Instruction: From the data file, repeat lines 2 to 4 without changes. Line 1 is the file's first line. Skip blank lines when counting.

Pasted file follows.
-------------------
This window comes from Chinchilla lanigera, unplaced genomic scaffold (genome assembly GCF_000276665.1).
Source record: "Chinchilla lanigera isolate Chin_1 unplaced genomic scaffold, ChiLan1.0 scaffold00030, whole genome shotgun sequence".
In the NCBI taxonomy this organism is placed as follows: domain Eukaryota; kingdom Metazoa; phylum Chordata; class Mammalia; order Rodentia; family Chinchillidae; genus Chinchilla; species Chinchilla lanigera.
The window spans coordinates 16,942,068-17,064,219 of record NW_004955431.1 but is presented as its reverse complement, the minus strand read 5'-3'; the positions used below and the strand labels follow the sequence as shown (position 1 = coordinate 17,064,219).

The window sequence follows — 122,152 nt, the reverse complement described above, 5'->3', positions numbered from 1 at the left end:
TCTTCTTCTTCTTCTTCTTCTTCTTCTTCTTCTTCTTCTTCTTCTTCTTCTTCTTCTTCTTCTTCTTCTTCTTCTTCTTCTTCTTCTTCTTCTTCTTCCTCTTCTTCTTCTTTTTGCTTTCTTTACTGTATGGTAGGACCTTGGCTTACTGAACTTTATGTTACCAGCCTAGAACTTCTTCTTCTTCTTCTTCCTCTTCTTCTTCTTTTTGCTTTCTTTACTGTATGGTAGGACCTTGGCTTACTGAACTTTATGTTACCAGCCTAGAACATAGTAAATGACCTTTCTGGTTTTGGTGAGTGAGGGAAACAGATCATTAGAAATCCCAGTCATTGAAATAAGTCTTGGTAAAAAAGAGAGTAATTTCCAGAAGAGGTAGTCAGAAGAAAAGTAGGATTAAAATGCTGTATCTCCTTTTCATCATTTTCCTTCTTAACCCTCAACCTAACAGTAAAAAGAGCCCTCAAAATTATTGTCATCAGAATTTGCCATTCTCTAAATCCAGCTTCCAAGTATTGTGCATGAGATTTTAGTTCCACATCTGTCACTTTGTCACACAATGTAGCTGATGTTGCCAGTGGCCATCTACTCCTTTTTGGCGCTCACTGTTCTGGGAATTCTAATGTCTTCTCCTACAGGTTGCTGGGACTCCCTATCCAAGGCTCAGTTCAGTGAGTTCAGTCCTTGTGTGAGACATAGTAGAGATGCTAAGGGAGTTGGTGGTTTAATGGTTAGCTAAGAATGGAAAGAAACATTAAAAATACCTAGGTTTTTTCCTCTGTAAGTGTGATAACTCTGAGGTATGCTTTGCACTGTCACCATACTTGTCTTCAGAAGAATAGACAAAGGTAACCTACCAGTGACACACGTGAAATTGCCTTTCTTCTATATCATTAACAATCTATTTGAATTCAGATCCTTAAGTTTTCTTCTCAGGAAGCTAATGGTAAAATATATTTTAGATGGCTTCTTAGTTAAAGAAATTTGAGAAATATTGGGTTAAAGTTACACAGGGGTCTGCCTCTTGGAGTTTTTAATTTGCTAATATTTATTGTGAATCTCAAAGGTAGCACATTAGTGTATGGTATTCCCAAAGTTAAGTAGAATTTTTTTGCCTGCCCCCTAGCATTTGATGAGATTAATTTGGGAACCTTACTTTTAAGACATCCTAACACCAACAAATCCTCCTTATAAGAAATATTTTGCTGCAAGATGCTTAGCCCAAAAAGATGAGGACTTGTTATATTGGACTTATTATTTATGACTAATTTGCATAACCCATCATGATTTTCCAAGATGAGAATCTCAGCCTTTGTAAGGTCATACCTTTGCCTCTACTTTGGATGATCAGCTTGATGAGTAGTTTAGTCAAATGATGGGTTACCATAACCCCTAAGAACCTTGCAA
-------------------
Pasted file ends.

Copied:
Source record: "Chinchilla lanigera isolate Chin_1 unplaced genomic scaffold, ChiLan1.0 scaffold00030, whole genome shotgun sequence".
In the NCBI taxonomy this organism is placed as follows: domain Eukaryota; kingdom Metazoa; phylum Chordata; class Mammalia; order Rodentia; family Chinchillidae; genus Chinchilla; species Chinchilla lanigera.
The window spans coordinates 16,942,068-17,064,219 of record NW_004955431.1 but is presented as its reverse complement, the minus strand read 5'-3'; the positions used below and the strand labels follow the sequence as shown (position 1 = coordinate 17,064,219).